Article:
Carson                              Cheryl
Ringer                              Albert
Ringer                              Anne
DeFrance                            Michel
Panteley                            Sylvia
McBadden                            Heather
Stringer                            Dirk
Straight                            Dick
Karsen                              Livia
MacFeather                          Stearns
Dull                                Ann
Yokomoto                            Akiko
O'Leary                             Michael
Gringlesby                          Burt
Greene                              Morningstar
White                               Johnson
del Castillo                        Innes
Hunter                              Sheryl
Locksley                            Chastity
Blotchet-Halls                      Reginald
Smith                               Meander
[23 rows]

This display still doesn't provide exactly what you want because it lists all authors regardless of the state they live in. You need to refine the data retrieval statement further with the WHERE clause.

SQL
select au_lname, au_fname
from authors
where state = 'CA'
au_lname                            au_fname
=================================== ====================
Bennet                              Abraham
Green                               Marjorie
Carson                              Cheryl
McBadden                            Heather
Stringer                            Dirk
Straight                            Dick
Karsen                              Livia
MacFeather                          Stearns
Dull                                Ann
Yokomoto                            Akiko
O'Leary                             Michael
Gringlesby                          Burt
White                               Johnson
Hunter                              Sheryl
Locksley                            Chastity
[15 rows]

Now you're looking at just the names of the 15 authors having a California address. The rows for the eight authors living elsewhere are not included in the display.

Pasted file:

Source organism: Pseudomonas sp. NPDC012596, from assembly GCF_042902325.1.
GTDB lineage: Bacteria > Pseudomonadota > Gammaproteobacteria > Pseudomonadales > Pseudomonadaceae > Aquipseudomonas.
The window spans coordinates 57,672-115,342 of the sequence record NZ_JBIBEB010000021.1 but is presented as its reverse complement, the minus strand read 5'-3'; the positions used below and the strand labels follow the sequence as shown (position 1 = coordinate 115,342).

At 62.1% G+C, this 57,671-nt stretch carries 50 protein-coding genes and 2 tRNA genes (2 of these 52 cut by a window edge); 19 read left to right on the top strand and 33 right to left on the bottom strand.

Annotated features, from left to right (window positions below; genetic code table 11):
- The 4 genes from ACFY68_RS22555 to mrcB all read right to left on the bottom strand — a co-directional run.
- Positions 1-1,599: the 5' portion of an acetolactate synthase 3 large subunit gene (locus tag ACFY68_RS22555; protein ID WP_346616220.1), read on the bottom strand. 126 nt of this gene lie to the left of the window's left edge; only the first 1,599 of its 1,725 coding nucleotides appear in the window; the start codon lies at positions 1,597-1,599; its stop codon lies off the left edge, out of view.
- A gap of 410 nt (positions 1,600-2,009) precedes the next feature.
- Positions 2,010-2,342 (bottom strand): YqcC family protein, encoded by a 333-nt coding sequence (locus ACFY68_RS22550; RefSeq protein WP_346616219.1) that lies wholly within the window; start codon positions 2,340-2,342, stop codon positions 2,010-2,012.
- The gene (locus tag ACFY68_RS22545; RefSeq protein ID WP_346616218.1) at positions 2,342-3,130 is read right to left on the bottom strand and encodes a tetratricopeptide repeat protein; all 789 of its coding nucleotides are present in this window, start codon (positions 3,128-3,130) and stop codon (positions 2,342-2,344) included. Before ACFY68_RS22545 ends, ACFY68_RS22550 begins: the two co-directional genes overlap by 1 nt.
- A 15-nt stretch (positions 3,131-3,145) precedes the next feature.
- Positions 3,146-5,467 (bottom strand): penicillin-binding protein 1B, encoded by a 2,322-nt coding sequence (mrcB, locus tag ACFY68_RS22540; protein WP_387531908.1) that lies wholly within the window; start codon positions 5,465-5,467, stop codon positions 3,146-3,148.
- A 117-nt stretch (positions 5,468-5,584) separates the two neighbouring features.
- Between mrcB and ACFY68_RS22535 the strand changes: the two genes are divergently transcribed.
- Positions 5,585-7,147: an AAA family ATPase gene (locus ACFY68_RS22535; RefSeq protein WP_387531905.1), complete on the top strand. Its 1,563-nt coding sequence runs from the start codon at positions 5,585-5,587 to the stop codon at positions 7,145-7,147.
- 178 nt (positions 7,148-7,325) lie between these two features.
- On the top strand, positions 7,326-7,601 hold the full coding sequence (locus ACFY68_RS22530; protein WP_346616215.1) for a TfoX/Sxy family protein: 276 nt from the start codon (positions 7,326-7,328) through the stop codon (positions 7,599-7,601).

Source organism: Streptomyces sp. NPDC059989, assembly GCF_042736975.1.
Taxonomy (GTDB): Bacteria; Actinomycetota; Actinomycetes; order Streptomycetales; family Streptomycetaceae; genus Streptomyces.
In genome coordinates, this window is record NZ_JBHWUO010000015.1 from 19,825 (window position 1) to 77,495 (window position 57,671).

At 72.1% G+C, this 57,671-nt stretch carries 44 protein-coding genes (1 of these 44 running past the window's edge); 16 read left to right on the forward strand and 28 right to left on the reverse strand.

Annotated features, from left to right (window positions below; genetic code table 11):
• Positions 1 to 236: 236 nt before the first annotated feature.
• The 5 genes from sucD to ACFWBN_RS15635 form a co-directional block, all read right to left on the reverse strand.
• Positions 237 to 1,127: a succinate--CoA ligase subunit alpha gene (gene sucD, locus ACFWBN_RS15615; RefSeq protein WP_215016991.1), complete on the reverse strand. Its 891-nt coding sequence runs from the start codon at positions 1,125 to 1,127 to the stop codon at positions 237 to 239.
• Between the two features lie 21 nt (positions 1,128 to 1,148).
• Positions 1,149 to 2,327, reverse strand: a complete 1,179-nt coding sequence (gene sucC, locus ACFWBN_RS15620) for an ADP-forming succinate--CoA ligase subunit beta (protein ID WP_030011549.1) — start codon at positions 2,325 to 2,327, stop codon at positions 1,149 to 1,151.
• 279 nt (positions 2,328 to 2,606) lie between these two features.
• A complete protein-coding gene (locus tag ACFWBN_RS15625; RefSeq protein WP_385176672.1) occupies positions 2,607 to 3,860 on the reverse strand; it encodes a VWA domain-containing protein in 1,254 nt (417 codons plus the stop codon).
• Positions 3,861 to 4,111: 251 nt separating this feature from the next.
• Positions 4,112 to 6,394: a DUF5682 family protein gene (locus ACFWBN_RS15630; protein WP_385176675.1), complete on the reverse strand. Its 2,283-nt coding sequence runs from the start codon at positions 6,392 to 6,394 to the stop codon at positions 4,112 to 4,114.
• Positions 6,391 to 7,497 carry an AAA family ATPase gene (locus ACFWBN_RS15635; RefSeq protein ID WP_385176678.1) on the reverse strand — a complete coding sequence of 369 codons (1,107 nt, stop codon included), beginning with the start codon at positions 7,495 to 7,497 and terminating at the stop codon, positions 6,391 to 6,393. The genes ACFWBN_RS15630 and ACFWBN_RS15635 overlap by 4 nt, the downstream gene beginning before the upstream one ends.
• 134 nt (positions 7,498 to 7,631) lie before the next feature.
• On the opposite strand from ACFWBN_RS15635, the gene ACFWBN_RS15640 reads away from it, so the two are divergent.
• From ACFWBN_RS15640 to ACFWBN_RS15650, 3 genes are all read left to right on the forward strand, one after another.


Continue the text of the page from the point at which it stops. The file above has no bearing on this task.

Full SELECT Syntax

In practice, SELECT syntax can be either simpler or more complex than the example just shown. It can be simpler in that the SELECT and (in most systems) FROM clauses are the only required ones in a SELECT statement. The WHERE clause (and all other clauses) are optional. On the other hand, the full syntax of the SELECT statement includes all of the following phrases and keywords:

SYNTAX

SELECT [ALL | DISTINCT] select_list
 FROM table/view_list
  [WHERE search_conditions]
  [GROUP BY group_by_list ]
   [HAVING search_conditions]
  [ORDER BY order_by_list ]

SELECT Statement Clause Order

Although SQL is a free-form language, you do have to keep the clauses in a SELECT statement in syntactical order (for example, a GROUP BY clause must come before an ORDER BY clause). Otherwise, you'll get syntax errors.

Naming Conventions

You may need to qualify the names of database objects (according to the customs of your SQL dialect) if there is any ambiguity about which object you mean. In this database, there are several columns called title_id (in the titles table, the titleauthors table, and the titleview view, among others—see Figure 2.13). When you are working with multiple tables, you may have to specify which title_id column you're talking about by including the table or view name, usually separated from the column name by a period (titles.title_id). If the system allows multiple tables with the same name, add the owner name (mary.titles.title_id or dba.titles.title_id)—some possible combinations appear in Figure 4.2. You may also see larger elements, such as database and server names, used this way, but that is less common.

Figure 4.2 Qualifying Columns

The examples in this chapter involve queries on a single table, so qualification is not an important issue here. Qualifiers are also omitted in most books, articles, and reference manuals on SQL because the short forms make SELECT statements more readable. However, it's never wrong to include them.